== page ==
- Ball head. We’re already talking about a much more expensive feature, rarely standard with a new purchase, and which can easily cost as much as the tripod itself! Rather then having separate adjusting and locking levers for each axis of head movement, a ball head combines all of the above in one fluid control which locks and unlocks instantly with a single control. It makes leveling your frame with the horizon a breeze no matter what position the tripod is in, and it avoids having to shorten a leg to compensate for uneven ground.
- Bubble levels. Very handy if you are shooting panoramic landscapes and must make sure your camera pivots around its vertical axis. Otherwise? Bof.
- Anti-skid feet. I really like the system where a screw-in allows to switch from a rubber boot to a sharp metal point, allowing a good grip on both natural and artificial surfaces.
- Bottom (or reversed) head attachment. Amazingly useful in macro photography to get the camera closer to the ground.
So. You’ve gone ahead and invested in a super-duper tripod. You’ve fitted it to your photo backpack and carried it to the grocery store a few times to get used to its bulk. You’ve practiced attaching the hot-shoe behind your back in the dark with frozen hands in life threatening conditions. You’ve tripped over it at night when getting up in the dark, and have then gotten used to folding it back up after use. You are tripoded to the max. Cool. Let’s proceed to the uses.
Here are, in no particular order, my top 5 reasons and tips for using a tripod:
1 – Say good-bye to blurry shots and heavy noise. Of course, when taking pictures of your drunk friends dancing half-naked in the street, there might not be enough time to setup the tripod. Don’t about you, though, but that’s not too high on my list of favourite subjects any way. Landscapes, on the other hand, allow for more preparation and are way worth taking the time to setup. Why use a tripod when you can hand-hold a camera? Perfection! By using a ground anchor, you are suddenly able to keep your ISO setting to a minimum and obtain the best quality image possible in terms of noise and sharpness. The usable speed range drops along with ISO and that’s why you need to be steady. But each lens has a sweet spot, an aperture at which it gives the cleanest results, and very often a tripod is the only way to achieve that setting if the light is anything but perfect. The whole spectrum of aperture / speed / ISO combinations becomes available, whether you are using a DSLR or a small point-and shoot.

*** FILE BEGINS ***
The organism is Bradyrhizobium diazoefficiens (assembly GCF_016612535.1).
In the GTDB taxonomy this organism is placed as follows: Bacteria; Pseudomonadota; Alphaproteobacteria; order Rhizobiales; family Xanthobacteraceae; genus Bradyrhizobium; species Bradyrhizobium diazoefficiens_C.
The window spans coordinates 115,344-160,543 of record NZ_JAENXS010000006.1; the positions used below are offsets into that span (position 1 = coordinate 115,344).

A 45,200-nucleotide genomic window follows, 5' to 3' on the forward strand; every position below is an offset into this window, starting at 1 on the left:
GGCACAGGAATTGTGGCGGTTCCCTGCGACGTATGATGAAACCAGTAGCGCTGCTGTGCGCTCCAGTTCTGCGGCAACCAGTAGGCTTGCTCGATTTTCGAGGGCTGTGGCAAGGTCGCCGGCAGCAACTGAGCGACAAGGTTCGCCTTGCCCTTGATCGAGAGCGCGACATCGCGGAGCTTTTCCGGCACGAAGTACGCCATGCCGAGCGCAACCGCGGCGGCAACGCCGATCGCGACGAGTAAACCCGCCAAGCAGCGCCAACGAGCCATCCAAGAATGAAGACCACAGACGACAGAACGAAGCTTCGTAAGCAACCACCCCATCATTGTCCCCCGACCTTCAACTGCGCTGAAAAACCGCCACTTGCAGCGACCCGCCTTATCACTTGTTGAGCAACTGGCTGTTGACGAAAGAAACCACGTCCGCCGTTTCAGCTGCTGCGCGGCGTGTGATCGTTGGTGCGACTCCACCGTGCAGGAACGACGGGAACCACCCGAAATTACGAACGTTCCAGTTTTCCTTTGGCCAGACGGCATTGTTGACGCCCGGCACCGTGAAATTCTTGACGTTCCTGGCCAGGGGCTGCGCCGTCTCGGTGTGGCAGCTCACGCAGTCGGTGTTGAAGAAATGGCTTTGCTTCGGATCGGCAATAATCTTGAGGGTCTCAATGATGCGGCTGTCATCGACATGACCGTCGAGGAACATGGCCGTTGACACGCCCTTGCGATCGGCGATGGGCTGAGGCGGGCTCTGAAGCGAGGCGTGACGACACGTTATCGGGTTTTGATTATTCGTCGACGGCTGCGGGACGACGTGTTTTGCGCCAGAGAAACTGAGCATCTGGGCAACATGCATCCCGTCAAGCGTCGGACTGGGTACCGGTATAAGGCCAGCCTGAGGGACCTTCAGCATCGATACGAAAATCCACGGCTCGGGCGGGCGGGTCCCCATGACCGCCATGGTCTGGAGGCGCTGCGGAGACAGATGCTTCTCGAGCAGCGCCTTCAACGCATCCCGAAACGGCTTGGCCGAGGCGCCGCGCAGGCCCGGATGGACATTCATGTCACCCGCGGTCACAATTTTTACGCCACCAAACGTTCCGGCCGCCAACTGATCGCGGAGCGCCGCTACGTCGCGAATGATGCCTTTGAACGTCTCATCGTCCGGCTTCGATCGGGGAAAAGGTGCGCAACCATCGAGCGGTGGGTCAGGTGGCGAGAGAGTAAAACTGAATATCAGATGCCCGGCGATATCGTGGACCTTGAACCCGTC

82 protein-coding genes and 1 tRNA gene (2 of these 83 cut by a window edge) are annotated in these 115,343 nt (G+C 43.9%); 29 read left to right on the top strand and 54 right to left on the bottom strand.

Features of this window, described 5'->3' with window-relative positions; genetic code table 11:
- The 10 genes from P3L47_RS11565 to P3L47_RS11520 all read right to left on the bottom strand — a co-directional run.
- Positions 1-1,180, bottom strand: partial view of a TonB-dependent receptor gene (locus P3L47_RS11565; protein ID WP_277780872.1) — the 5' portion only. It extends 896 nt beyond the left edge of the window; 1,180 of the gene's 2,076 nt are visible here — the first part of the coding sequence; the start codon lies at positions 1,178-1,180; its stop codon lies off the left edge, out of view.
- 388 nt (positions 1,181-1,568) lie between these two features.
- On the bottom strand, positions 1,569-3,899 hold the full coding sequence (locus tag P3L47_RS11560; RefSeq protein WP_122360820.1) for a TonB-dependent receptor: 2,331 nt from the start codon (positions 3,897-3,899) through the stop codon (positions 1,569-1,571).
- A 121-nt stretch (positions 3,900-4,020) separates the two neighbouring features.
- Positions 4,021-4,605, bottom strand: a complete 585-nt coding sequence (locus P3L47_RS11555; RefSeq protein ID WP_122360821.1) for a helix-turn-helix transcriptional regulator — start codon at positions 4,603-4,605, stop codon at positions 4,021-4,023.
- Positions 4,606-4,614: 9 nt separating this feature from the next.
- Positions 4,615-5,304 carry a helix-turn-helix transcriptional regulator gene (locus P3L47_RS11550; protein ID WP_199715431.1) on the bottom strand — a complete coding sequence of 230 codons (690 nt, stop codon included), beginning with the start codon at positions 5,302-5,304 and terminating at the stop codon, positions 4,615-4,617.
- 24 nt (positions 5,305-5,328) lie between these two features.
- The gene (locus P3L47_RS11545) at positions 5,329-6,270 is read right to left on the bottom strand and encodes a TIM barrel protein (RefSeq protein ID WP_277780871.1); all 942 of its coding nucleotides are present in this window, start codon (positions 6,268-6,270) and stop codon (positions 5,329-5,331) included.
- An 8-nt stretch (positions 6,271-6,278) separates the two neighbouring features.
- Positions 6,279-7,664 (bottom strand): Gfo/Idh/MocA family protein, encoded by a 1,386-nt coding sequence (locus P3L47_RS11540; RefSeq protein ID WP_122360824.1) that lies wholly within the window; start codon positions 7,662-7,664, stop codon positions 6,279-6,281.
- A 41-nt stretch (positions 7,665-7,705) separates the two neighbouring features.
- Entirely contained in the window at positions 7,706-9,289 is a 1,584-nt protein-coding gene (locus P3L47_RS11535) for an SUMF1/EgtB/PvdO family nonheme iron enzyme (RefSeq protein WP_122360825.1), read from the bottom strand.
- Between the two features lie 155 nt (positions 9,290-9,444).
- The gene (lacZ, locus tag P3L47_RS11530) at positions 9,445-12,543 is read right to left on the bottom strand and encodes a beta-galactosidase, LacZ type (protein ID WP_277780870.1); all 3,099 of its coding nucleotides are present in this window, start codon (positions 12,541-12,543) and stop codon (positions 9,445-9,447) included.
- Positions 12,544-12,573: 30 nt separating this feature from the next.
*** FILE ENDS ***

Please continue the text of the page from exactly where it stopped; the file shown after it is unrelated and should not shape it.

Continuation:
2 – Play with motion blur. In step one, we got rid of accidental blur; it’s time to re-introduce it as a motion indicator. Photographs are not called "stills" for nothing; they can manage to shave a slice off of the fastest moving scene and freeze it into eternity. In come long exposures. When exposing longer (sometimes much longer) than a second, water turns fluids, nocturnal cars leave amazing light trails and people join a volatile crowd or simply disappear.
3 – Capture invisible light. Our eyes are poor sensors and only weakly register a faint portion of the spectrum. A tripod allows for long exposures in near complete darkness, when our brain has decided that the session is over due to overwhelming obscurity, and yet when the shutter has been open for a few minutes, a new world emerges, bright and colorful and completely unsuspected.
4 – Test your affinity with HDR. The only way to bracket efficiently for HDR is to use a tripod and either over and underexpose a number of shots manually, or use the camera’s auto bracket feature. I recommend using mirror lock too if you go into very long exposures to avoid the vibration caused by shutter movement.
5 – Explore the mesmerizing world of macro photography. Only a tripod permits the patience and precision required by most macro situations, but a set of macro focusing rails is the only way to maximize tripod use and allow for easy framing and focusing. If the tripod is still too shaky, hanging a weigth from its base will steady it a little more.
Time to go play. I guess now I’ll try to follow my own advice and apply what I have just preached so eloquently. I need a better bloody tripod. ;-)